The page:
They’re dying for you to see it

Race car #61, marker for Joey Laquerre Jr.

I recently came upon a mention of Hope Cemetery in central Vermont, bringing back memories of our own visit there a few years ago. Situated in the small city of Barre, the “Granite Capital of the World,” the cemetery is the canvas for masterpiece markers honoring deceased granite workers. Some are somber, some are playful, and some are just wild. Here’s a piece I wrote about it for the Boston Globe: 

BARRE, Vt., — It was a dark and stormy day. And all the better for visiting Hope Cemetery, except that our marker map got soaked. This cemetery in central Vermont is no ordinary final resting spot, but a Louvre of memorial art. 

In memory of soccer fanatic Robert Davis

When you live granite, as a huge number of Italian immigrants did a century ago in this working-class Vermont city, you die granite. What better way to memorialize a granite sculptor or a worker’s loved one than with a locally produced and quite unique grave marker? 

The 65-acre cemetery, just north of Route 302, is a lovely setting for viewing and strolling. Visitors — from all over the world — are a common sight. A large burial service was going on when we were there on a late fall afternoon, which kept our mood rather somber. That is until we came upon the granite automobile marker, and the airplane, and the soccer ball. These markers celebrate life as much as mourn death, striking a balance between comical and poignant. One of my favorites was an oversized chair in the form of a favorite chair of the deceased. 

Elia Corti's impressive gravestone stands out as being cut from a single piece of granite

The floral carvings are also amazing, and the Visitors Guide to Hope Cemetery, published by the Barre Granite Association, explains the meaning of some of the flowers. Roses symbolize love and wisdom, Easter lilies, purity, and calla lilies sympathy.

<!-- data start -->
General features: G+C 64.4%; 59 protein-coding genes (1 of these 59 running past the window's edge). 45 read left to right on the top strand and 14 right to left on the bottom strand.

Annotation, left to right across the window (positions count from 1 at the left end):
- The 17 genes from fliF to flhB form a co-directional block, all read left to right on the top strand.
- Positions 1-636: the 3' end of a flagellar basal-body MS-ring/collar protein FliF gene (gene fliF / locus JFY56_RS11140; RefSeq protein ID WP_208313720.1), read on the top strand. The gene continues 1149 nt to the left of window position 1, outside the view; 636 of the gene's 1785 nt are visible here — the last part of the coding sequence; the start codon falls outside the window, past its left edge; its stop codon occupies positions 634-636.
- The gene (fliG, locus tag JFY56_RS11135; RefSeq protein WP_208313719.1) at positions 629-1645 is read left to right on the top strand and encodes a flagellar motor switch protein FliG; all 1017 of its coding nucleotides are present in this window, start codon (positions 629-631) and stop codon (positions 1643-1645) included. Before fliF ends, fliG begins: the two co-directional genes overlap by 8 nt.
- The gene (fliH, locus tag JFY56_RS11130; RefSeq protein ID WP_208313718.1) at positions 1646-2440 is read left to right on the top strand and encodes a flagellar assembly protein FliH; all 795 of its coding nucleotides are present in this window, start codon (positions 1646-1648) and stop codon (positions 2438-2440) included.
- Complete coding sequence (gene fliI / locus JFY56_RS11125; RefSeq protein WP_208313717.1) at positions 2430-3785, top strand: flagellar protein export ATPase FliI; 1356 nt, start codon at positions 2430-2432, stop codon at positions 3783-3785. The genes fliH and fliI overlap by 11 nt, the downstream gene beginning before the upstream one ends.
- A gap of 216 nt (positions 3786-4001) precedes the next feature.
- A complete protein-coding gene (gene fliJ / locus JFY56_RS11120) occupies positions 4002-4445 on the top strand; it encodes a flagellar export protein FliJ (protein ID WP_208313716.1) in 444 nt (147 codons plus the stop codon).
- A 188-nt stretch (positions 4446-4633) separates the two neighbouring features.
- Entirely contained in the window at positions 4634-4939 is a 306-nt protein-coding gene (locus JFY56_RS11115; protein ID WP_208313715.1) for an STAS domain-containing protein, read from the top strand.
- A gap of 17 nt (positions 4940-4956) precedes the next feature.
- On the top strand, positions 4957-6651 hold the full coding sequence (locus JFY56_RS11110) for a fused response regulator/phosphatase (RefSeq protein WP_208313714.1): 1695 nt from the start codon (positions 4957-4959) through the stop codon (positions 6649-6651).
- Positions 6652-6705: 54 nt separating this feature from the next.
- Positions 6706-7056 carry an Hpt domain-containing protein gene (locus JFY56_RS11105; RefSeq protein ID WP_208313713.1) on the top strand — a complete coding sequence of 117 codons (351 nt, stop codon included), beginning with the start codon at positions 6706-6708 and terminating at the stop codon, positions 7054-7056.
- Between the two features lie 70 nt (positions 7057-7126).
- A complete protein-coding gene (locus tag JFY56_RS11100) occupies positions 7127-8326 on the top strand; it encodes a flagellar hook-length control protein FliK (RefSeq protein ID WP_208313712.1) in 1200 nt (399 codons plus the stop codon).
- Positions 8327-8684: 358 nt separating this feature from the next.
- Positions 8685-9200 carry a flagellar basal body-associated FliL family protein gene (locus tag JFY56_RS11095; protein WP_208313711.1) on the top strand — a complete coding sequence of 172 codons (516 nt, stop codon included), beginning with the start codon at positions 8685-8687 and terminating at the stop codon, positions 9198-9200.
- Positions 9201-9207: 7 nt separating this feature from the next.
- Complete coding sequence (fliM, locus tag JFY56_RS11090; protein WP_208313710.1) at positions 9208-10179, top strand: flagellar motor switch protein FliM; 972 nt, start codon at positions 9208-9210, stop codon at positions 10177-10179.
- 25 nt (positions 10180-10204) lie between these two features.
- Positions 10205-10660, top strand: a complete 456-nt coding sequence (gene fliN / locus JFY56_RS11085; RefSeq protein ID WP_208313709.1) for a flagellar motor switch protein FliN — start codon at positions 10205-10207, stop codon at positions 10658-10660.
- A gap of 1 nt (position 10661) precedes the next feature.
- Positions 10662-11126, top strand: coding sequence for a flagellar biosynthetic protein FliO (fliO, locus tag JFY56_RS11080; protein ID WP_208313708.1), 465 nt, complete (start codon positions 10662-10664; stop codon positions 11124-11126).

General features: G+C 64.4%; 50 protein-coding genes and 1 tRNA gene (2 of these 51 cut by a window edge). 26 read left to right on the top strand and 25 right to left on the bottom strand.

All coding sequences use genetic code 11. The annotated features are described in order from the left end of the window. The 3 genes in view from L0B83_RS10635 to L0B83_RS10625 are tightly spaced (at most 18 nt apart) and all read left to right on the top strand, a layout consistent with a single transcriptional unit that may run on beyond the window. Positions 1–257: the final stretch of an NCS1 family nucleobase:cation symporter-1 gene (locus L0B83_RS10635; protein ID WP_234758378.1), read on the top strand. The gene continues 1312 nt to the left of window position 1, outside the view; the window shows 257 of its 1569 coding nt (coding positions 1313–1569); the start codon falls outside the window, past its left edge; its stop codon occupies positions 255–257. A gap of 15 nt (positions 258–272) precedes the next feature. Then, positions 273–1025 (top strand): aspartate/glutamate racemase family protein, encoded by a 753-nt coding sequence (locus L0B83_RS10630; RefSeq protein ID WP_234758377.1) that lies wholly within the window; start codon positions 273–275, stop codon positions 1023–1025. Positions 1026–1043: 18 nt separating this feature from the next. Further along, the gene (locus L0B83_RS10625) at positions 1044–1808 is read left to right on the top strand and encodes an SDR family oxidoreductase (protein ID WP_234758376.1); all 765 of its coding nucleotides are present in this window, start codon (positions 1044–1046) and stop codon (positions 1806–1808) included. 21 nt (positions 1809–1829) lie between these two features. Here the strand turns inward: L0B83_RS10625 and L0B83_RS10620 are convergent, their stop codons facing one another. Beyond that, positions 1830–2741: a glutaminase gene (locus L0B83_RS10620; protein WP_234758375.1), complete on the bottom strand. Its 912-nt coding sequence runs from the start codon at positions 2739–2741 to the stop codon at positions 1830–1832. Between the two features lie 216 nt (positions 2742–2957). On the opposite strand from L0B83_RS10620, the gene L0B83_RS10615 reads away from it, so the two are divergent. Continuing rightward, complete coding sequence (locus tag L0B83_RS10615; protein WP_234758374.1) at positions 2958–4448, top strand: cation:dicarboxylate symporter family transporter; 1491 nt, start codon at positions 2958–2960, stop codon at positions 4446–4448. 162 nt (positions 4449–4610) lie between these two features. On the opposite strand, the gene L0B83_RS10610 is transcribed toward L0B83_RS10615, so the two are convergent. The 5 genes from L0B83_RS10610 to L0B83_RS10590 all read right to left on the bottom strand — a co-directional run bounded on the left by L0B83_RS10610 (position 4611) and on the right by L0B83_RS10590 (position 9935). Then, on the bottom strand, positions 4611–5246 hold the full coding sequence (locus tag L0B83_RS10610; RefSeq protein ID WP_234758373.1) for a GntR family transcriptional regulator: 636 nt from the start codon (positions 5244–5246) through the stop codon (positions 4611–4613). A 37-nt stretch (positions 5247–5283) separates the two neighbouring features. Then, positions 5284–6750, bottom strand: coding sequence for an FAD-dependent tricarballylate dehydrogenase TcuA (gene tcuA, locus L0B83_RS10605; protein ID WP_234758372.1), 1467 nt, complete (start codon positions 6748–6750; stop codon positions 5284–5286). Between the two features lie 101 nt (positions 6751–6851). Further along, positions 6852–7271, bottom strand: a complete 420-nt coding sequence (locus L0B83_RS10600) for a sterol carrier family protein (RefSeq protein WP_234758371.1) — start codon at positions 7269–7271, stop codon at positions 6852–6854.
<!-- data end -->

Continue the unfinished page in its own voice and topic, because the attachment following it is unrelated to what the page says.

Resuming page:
One of the cemetery’s most famous gravestones is that of Elia Corti, who died at age 34 in 1903. This large statue was cut from a single piece of granite and is a life-size likeness of the deceased, carved by his brother. In the sculpture, Corti is seated with his right elbow on his knee. Seams, wrinkles, and creases, and buttons are detailed in his clothing. His face is extraordinarily lifelike. The tools of his trade surround him. All this from one block of rock. 

A granite cube honors Paul Martel

You’ll also come upon bas relief carvings, including one of an angel and another of an elaborate sailing ship said to symbolize salvation. There are family mausoleums as well. The Vanetti family’s has eight crypts. The elaborate grillwork on the door is made from granite. 

Whether your day is dark and stormy or sunny and clear, this is a place to celebrate life and the rocks of ages. 

Hope Cemetery is at Merchant Street at Maple Avenue in Barre. For a map, contact the Central Vermont Chamber of Commerce, 877-887-3678. The cemetery can be reached at 802-476-6245.

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2 Responses to “They’re dying for you to see it”

  1. Wessel Says:

    The New York Times did a story on Barre in 2005: 36 Hours in Barre, Vt.
    http://travel.nytimes.com/2005/08/12/travel/escapes/12hour.html

  2. boldlygosolo Says:

    Wow, that is a very cool place. (That pun was definitely unintended)

    (It was a dark and stormy day…haha)

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